Archie Comics 272Earlier this year, I was fortunate to have the chance to chat quite a bit with comic book artist Bill Galvan at FanX. I’m a big fan of his work so I was pretty excited when it was announced that he was going to be back in Salt Lake at Comic Con earlier this month. Of course, I took the opportunity to visit with him again, but this time I managed to get answers to some questions!

For those of you not familiar with Bill, here is a bit of info from ComicVine:

Bil Galvan currently draws for Archie Comics as a freelance penciler. He penciled the 5 issue mini-series Archie:Freshman Year, and has also penciled for Bongo Comics (Simpsons Super Spectacular #7, Bart Simpson #45) and Marvel Comics (The Age of the Sentry #5 “Saved by the Wail”).

What comics did you read as a kid?

Bill Galvan: I read DC and Marvel comics, and of course Archie as well. My favorite comics were Superman, Justice League, and Batman. I actually started reading Little Archie first, then the regular Archie titles.

What comics do you read now that you’re an adult?

BG: Pretty much the same, although I’m really enjoying the new Star Wars and Darth Vader comics that Marvel is publishing right now, it captures the spirit of the movies perfectly.

Who are some of your artistic influences and have they significantly changed over time?

BG: I’m a big fan of Curt Swan, the artist on the Superman titles from the 1960s to the 80s. Also, John Byrne and George Perez. They are all such great storytellers, I studied their work a lot when I was learning to draw comics. I wouldn’t say my influences have changed over time as much as they change depending on what medium I’m using. For example, when I’m oil painting, I look at Basil Gogos, the famous monster painter.

When did you first decide you wanted to work on comic books?

BG: I’ve been a comic book fan since I was about 7, so as soon as I started drawing I wanted to tell stories with my art.

What is your preferred artistic medium, i.e. watercolor, pencils, etc.?

BG: I’m primarily a penciler, so i guess that’s the medium I feel most comfortable with. Although this year I had a solo art show in Salt Lake City which featured my works in watercolor, oil painting, pencils, digital paintings and pen and ink.

What was your first big break into the industry? What got you into the business?

BG: I showed my portfolio to Archie Comics at San Diego Comic Con after a panel. A few weeks later, they asked for a few sample pages to see if I could draw their characters. After that, I began to get regular assignments. That was 10 years ago!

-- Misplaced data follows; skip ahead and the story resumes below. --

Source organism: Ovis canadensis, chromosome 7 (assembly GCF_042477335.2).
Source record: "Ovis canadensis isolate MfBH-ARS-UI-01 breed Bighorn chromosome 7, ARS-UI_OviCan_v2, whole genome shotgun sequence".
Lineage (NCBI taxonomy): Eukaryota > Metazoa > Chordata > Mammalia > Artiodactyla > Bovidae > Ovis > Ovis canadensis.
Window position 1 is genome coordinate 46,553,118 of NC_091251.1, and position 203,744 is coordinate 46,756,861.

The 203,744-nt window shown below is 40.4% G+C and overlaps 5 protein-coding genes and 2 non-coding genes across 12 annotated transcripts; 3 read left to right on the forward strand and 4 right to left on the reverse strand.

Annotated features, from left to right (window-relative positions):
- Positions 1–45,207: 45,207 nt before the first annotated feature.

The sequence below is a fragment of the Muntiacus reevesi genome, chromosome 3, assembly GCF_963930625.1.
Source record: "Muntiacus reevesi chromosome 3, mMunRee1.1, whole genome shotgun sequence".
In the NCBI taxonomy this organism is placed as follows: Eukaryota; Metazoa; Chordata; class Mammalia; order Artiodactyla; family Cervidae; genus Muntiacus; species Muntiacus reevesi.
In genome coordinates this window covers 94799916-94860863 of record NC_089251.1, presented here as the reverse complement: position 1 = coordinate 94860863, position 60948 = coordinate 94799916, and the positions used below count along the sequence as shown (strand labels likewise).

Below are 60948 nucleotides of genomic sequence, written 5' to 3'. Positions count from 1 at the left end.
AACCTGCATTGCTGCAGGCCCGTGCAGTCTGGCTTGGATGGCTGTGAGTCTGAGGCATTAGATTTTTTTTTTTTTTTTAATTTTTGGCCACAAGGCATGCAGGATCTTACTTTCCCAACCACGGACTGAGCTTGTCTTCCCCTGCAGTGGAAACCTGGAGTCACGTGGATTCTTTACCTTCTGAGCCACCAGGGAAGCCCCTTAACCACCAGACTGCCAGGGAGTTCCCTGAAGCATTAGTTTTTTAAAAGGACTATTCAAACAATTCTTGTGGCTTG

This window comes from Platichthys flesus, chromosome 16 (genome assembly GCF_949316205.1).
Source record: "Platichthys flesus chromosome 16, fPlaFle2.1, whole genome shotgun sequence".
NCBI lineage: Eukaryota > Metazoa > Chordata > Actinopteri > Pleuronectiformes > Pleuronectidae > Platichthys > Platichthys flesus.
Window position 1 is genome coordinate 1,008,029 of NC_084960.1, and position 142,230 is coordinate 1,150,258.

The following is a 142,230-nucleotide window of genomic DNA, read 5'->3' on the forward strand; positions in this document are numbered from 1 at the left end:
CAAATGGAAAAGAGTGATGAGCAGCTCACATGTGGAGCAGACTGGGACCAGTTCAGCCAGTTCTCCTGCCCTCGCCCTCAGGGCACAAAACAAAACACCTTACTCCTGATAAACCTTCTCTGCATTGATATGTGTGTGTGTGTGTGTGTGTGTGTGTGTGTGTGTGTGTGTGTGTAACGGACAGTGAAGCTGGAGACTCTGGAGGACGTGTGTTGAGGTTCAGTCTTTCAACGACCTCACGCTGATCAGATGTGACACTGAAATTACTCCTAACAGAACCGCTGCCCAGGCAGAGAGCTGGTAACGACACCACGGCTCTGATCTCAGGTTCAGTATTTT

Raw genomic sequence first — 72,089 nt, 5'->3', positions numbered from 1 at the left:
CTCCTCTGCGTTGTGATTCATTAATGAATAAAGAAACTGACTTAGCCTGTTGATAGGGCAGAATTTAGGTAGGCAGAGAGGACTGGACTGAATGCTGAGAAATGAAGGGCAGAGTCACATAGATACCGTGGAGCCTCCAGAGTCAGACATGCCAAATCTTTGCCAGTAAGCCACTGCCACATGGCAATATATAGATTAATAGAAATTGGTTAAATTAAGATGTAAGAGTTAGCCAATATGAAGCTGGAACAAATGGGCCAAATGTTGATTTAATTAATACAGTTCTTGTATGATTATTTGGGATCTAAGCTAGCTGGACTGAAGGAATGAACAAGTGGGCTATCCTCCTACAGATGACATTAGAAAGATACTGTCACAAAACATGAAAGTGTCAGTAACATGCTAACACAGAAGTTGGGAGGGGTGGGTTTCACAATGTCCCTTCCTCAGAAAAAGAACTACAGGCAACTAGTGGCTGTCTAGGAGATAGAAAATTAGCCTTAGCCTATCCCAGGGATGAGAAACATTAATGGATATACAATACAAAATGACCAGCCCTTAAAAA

Describe the typical day of a comic book artist.

BG: I work a full time job as a graphic designer, so as soon as that’s done I draw comics. I get a script by email and at about 6 pm I start to sketch out roughs of the pages. As soon as those are done, I transfer my roughs to full size comic pages.

If you could work on any comic title, what would it be?

BG: I would love to work on a title for DC Comics, as I worked for Marvel several years ago. Scooby-Doo would be a fun title to work on, or an animated Superman or Batman.

If you could work on any comic character, who would it be?

BG: Superman is my favorite character, so that would be the ultimate!

You’ve worked on some iconic titles and characters that have been around for years, such as Archie and the Simpsons. What is it like for you as an artist to take over these characters? Is there a lot of added pressure?

BG: The first time I draw these characters, I do feel some pressure to make sure that the characters are “on model” and look and act the way they should. But after a few assignments, I get to feel more familiar with the characters and can loosen up in the way that I draw them.

Comic book characters have become very mainstream over the past decade. Do you see this trend continuing or do you think it will start to die off?

BG: I hope it continues, I love seeing comic characters in the movies and on TV. I think as long as the stories are done well, I think the audience will be there.

On a related note, where do you see the comic industry going in the next five years? More digital distribution? Resurgence of the comic book store?

BG: I think that both will find a place to exist. I have a mix of both print and digital in my collection. There will be some books I will want to buy a physical copy of, or when I’m looking through digital back issues online, I’ll buy one so I can read what I missed without having to track down a printed copy.

What advice would you share with those who are looking to get into the comic business?

BG: Be open to working in different styles. I never thought I would be working in a cartoony style, but it was working for Archie that opened the door to working on Radioactive Man for Bongo, then working for Marvel drawing a story for the Sentry. I also draw in a realistic style that helped me get my job with Archie.

Are there any projects that you’re currently working on that you want people to know about?

BG: I’m drawing for the new Pink Panther series for American Mythology. I’ve also penciled some stories for the new Three Stooges comic book series – also by American Mythology.

If people want to follow your work, where can they do so?

BG: I have a Facebook art page at:
And I have an Instagram at
Those are the best places to see what I’m working on currently, I’m always posting new artwork and work in progress. Check it out!

Springfieldopolis Page 1 Frankenstein Oil Painting  The Pink Panther 

About The Author

C-Founder & Executive Producer of Stolendroids & Generic Geek Podcasts

Co-founder/show host/producer of Stolendroids. If you've listened to our shows, you know that I'm a geek. Anyone who says differently doesn't know me very well. If it has anything to do with computers, video games, toys, comic books, or sci-fi, you can count me in. Also, I aim to misbehave.

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